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January 25, 2012

US v. Gonzalez (2012) 2012 WL 206266

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The Ninth Circuit holds that a defendant’s motion raising claims of ineffective assistance of counsel does not unilaterally waive a joint defense privilege.

Louis Gonzalez and his wife, Katherine Paiz were convicted in separate trials of insurance fraud involving arson of Paiz’s car.  Gonzalez initially told the FBI that he had burned the car without his wife’s knowledge.  Shortly before his trial, Gonzalez claimed that he had nothing to do with the crime and that he had lied to the government to protect his wife.  Paiz was ultimately convicted on all counts.  She then brought a habeas petition alleging that her attorney, Nina Wilder, provided ineffective assistance of counsel by failing to call Gonzalez as a witness.

In the habeas proceeding, the government sought discovery regarding Wilder’s statements to the district court including communications Wilder had received from Gonzalez’s counsel relating to his potential testimony at Paiz’s trial.  Gonzalez moved to quash on the basis of the joint defense privilege.  The District Court denied the motion, holding that even if a joint defense agreement existed, it must yield to Paiz’s discovery needs.

The Ninth Circuit found that despite the lack of a written agreement, there was evidence of a limited joint defense agreement.  It existed at the outset of the case, but may have ended when Gonzalez decided to blame his wife for the crime.  Thus, the Court remanded and directed the trial court to determine when the joint defense agreement terminated and when the relevant communications took place.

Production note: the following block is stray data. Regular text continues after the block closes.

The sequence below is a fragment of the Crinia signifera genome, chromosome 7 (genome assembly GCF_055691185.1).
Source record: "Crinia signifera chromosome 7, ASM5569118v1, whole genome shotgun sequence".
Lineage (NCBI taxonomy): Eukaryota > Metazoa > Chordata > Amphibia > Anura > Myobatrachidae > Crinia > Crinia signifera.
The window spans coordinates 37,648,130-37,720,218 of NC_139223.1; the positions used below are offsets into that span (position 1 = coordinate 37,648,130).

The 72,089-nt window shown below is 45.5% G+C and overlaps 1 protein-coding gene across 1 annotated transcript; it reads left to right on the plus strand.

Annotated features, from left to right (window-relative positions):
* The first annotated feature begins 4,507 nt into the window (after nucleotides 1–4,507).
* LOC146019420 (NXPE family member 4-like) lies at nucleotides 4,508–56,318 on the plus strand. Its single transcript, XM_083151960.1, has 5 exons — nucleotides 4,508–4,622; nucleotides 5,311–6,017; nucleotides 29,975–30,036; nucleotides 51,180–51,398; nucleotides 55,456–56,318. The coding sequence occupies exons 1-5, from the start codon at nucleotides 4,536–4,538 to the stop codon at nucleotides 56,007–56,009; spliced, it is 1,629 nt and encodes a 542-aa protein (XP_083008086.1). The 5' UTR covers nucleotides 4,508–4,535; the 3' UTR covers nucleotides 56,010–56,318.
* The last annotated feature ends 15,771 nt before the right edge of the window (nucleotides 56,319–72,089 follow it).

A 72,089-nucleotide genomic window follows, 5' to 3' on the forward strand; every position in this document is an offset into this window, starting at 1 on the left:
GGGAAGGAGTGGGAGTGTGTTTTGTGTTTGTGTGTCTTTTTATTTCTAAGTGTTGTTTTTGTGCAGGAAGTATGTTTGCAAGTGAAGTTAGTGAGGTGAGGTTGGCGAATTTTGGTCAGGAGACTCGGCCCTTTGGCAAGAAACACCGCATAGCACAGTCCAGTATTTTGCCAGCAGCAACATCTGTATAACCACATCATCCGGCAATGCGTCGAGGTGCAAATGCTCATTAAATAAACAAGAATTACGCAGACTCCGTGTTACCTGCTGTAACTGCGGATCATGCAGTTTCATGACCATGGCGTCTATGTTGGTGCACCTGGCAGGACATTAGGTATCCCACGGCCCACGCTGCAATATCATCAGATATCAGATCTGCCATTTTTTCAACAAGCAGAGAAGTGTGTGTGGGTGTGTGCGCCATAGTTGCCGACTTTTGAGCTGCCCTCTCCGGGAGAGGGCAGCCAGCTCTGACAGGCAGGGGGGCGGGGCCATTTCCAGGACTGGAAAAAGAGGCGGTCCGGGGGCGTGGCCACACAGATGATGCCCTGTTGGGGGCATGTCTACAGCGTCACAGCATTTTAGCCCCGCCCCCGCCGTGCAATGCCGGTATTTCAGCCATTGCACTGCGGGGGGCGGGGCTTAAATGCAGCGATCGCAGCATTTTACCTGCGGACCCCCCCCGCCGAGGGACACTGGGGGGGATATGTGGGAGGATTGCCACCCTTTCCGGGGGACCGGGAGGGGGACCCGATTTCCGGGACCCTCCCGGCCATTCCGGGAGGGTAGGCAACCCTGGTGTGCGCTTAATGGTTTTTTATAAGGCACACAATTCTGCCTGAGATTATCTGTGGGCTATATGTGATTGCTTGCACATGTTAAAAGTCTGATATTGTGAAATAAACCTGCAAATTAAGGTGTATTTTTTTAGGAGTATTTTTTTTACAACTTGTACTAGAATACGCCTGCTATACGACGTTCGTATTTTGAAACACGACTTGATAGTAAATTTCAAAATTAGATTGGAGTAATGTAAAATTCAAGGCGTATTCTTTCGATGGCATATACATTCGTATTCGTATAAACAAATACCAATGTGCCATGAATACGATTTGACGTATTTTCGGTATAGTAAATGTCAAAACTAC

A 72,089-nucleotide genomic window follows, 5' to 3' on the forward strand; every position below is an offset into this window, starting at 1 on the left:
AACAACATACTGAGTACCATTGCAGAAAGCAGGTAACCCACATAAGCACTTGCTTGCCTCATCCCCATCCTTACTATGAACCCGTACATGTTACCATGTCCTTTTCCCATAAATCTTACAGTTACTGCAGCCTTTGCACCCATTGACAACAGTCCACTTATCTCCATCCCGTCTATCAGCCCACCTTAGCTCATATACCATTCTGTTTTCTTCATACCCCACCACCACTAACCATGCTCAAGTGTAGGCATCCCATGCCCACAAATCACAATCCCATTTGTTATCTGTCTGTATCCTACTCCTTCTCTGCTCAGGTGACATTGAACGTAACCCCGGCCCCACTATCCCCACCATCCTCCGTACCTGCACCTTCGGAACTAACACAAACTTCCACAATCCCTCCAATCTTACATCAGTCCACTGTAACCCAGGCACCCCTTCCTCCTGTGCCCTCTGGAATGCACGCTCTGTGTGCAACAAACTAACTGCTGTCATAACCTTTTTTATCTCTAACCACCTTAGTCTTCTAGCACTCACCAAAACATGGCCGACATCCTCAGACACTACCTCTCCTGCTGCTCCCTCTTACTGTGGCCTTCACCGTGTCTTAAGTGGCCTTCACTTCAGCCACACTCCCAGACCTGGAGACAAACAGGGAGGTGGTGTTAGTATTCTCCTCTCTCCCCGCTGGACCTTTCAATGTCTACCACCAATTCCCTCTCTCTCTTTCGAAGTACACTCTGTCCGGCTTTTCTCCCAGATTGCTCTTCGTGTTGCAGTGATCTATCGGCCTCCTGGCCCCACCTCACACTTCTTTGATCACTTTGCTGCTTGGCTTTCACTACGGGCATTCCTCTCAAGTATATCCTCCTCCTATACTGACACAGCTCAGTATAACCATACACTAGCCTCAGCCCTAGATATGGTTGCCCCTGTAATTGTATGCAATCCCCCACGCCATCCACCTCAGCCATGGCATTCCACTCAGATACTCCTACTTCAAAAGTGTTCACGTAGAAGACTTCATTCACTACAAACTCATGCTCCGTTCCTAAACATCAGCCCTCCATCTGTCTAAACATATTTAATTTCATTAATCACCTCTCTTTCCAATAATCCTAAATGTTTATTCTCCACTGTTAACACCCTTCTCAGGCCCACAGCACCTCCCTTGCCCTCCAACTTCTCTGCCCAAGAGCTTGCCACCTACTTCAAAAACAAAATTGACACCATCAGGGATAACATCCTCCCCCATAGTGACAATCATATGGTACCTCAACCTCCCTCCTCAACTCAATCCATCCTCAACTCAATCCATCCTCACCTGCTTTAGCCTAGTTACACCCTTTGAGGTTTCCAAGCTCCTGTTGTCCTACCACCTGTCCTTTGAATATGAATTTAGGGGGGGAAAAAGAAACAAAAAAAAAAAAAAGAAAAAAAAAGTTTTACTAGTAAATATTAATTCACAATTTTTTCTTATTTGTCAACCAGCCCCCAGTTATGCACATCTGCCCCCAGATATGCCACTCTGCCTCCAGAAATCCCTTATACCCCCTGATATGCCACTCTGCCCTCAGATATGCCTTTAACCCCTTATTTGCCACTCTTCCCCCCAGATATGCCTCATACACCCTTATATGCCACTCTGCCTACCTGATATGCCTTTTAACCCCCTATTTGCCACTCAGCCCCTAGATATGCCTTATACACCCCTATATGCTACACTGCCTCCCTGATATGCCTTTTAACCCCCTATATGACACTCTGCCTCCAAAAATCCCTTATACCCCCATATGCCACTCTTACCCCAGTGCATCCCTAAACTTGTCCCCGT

The Court reversed the trial court’s decision that Gonzalez’s communications were discoverable.  First, it disagreed with the district court’s ruling that the statements should be treated as “work product communications” rather than “privileged statements.” Precedent establishes that the joint defense privilege is an extension of the attorney-client privilege and all attorneys involved in the communication owe a duty of confidentiality.

Paiz’s ineffective counsel motion did not act as a unilateral waiver of the privilege as to all communications by both Paiz and Gonzalez.  Allowing unilateral waiver of confidential communications by a single co-defendant without the consent of the other would severely undermine the rationale for the joint defense privilege.

Comment: This case thoroughly reviews joint defense agreement law and holds that one party to a joint defense agreement cannot unilaterally waive the attorney-client privilege on behalf of other parties to the agreement.  This would suggest that the filing of a legal malpractice action by one party to a joint defense agreement does not act as a waiver for all communications that took place in the context of that agreement.  This issue could affect attorneys sued for malpractice who seek to use such communications defensively.

 

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